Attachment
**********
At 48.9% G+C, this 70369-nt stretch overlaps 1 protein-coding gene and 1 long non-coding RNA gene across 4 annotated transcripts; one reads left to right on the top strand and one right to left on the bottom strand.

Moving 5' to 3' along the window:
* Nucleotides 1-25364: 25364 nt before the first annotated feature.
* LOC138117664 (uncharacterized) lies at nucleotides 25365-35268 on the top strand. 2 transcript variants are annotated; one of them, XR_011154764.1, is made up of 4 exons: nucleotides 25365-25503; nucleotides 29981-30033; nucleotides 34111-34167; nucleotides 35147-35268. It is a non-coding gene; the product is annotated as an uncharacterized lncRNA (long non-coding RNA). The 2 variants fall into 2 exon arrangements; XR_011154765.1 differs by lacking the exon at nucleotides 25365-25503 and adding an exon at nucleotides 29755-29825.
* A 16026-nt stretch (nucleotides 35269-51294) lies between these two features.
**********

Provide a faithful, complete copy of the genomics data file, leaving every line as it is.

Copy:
At 48.9% G+C, this 70369-nt stretch overlaps 1 protein-coding gene and 1 long non-coding RNA gene across 4 annotated transcripts; one reads left to right on the top strand and one right to left on the bottom strand.

Moving 5' to 3' along the window:
* Nucleotides 1-25364: 25364 nt before the first annotated feature.
* LOC138117664 (uncharacterized) lies at nucleotides 25365-35268 on the top strand. 2 transcript variants are annotated; one of them, XR_011154764.1, is made up of 4 exons: nucleotides 25365-25503; nucleotides 29981-30033; nucleotides 34111-34167; nucleotides 35147-35268. It is a non-coding gene; the product is annotated as an uncharacterized lncRNA (long non-coding RNA). The 2 variants fall into 2 exon arrangements; XR_011154765.1 differs by lacking the exon at nucleotides 25365-25503 and adding an exon at nucleotides 29755-29825.
* A 16026-nt stretch (nucleotides 35269-51294) lies between these two features.